Endless Vow: The Zen Path of Soen Nakagawa
Presented, with an introduction, by Eido T. Shimano
Compiled and translated by Kazuaki Tanahashi and Roko Sherry Chayat
Shambhala Publications, Inc.: Boston, 1996.
179 pp., $13.00 (paper)
Soen Nakagawa Roshi (1907-1984) was a seminal figure in American Zen. For many American teachers and students, especially on the East Coast, it was his exemplary life and character that drew them into Zen practice and helped them persist when it proved to be so much slower and harder than anything promised by D. T. Suzuki. One of the first Zen masters who ventured—beginning in 1949—to these shores, Soen was abbot of Ryutaku-ji in Mishima, Japan, the New York Zendo in Manhattan, and Dai Bosatsu Zendo in Livingston Manor, New York. He was the dharma father of five well-known Zen masters, including the late Sochu Suzuki, who succeeded him at Ryutaku-ji; Kyudo Nakagawa (no relation), the present abbot of Ryutaku-ji, who founded the Soho Zendo in New York; and Eido Shimano, who founded Dai Bosatsu and the New York Zendo. Endless Vow, a remarkable and inspiring tribute to Soen, is a unique contribution to Zen literature. It includes a biography by Eido Roshi, several eloquent statements by former students, and a collection of Soen’s poetry and journals, translated by Kazuaki Tanahashi, in which his energy and faith are so vivid and concrete that the typically accepted conflicts between Zen and language seem to fall away.
Soen had a classical education that left him with an enduring passion for both Eastern and Western cultures. Goethe, Dante, Beethoven, and Schopenhauer figured no less significantly in his teachings and poetry than Bassho and the great Zen patriarchs. Ordained as a monk at the age of twenty-four, Soen displayed from the start an individuality and eccentricity that did not endear him to the Zen establishment. Zen, he said, was “fundamentally about the emancipation of all beings [but] unfortunately sealed in some square box called Zen.” At Ryutaku-ji, where he had gone to study with his teacher, Gempo Yamamoto Roshi, his dietary habits (at the time he ate no cooked food), his inclinations toward travel and solitary retreat, and his tendency to ignore the official monastery schedule and sit all day and all night led his fellow monks to complain to Gempo, suggesting he might be better off at another monastery. The same habits continued after Gempo, to the amazement of Soen as well as almost everyone else, made Soen his successor in 1951. Unlike other abbots, Soen insisted on taking his meals and sitting zazen with his monks, and he raised eyebrows among those who believed an abbot had “finished” his training by attending sesshin with Harada Sogaku Roshi at Hosshin-ji. No doubt it was the same independent spirit that led to his friendship with Nyogen Senzaki, the itinerant Zen monk who was the first resident teacher in the United States, and, later, on his many visits to this country, to his deep connection with American students, whom he found “more sincere” than the Japanese.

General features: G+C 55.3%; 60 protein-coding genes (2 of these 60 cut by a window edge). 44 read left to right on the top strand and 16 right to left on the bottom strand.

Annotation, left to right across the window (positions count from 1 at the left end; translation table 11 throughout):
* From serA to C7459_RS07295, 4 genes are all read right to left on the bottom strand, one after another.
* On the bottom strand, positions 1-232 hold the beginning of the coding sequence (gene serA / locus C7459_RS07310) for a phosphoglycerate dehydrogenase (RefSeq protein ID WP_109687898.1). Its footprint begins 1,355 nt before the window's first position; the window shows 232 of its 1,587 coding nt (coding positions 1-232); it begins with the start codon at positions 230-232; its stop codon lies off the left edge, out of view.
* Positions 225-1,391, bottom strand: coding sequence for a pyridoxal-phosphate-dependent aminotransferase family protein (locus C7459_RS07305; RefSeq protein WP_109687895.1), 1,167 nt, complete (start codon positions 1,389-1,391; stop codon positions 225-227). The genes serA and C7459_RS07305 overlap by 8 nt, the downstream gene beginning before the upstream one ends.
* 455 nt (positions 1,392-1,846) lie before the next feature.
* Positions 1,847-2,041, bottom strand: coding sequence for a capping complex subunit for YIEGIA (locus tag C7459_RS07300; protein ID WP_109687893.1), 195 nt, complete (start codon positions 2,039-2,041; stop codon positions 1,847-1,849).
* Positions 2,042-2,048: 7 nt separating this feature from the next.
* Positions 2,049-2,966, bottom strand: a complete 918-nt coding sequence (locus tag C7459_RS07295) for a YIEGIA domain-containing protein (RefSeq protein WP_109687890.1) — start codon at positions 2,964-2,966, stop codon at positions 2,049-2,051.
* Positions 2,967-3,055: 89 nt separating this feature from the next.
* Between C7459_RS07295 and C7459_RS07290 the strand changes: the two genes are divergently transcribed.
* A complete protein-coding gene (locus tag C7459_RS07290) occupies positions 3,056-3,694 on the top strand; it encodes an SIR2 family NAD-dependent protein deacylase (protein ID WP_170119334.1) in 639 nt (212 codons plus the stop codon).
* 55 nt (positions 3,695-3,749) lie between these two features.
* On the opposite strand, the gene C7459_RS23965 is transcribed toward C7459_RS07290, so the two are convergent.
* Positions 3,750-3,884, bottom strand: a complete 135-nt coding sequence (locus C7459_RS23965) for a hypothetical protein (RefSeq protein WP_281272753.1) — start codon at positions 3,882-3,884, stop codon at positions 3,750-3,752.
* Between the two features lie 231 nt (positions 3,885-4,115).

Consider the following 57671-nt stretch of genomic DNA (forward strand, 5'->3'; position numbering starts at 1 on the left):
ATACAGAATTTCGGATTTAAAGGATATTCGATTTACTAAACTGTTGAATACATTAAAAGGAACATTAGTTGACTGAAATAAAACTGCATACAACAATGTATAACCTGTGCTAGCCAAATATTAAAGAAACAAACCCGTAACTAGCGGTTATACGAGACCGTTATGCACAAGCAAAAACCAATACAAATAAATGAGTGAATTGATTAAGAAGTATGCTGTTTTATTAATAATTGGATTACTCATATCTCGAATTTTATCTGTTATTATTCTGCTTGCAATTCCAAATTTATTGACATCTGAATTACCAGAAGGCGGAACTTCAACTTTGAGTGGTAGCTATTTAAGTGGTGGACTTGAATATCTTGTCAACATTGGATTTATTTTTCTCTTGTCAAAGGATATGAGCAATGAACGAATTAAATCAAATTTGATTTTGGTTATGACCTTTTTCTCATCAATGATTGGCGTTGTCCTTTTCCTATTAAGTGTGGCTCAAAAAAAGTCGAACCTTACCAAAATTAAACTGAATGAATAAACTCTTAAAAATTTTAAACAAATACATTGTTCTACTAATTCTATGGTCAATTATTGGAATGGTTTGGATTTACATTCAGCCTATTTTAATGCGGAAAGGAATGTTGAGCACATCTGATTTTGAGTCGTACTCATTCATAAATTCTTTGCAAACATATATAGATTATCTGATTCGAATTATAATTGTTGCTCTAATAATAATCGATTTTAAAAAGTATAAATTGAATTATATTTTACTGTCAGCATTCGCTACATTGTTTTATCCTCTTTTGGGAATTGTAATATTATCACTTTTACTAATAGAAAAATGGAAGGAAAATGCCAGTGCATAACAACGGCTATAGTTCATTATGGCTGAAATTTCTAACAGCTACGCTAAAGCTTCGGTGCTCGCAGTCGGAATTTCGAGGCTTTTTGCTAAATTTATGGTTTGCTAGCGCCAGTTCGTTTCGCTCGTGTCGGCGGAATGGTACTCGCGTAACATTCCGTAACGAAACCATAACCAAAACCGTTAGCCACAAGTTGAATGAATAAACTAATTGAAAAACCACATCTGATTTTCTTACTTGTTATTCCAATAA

In 1967, Soen suffered a near-fatal accident that left him with a piece of bamboo imbedded in his skull. Surgeons wanted to operate, but he refused. For the rest of his life, the excruciating pain he suffered as a result of this wound led to long periods of solitary retreat and increasing bouts of what Eido Roshi calls “unpredictable, erratic behavior.” “Practitioners in America,” he writes, “loved his spontaneity and viewed his actions as indications of his ‘crazy wisdom,’ but in Japan, people were not so understanding… It was clear to those of us who knew him well that he was suffering from depression during the last few years of his life, but his need for privacy, his shyness, and his pride wouldn’t allow him to admit it.”
Many of those who knew Soen, especially those like me who attended the New York Zendo during the period of Soen’s “depression,” will find such a description reductive and disrespectful. Like everyone else connected to the community, Soen was aware that allegations of sexual misconduct had been directed at Eido, so it is hardly unreasonable to assume that his “erratic behavior” was less a matter of internal psychology than the pain and embarrassment he felt about the behavior of his principal disciple in America. Eido’s reference to this period without any mention of his own role at the time seems disingenuous to me.
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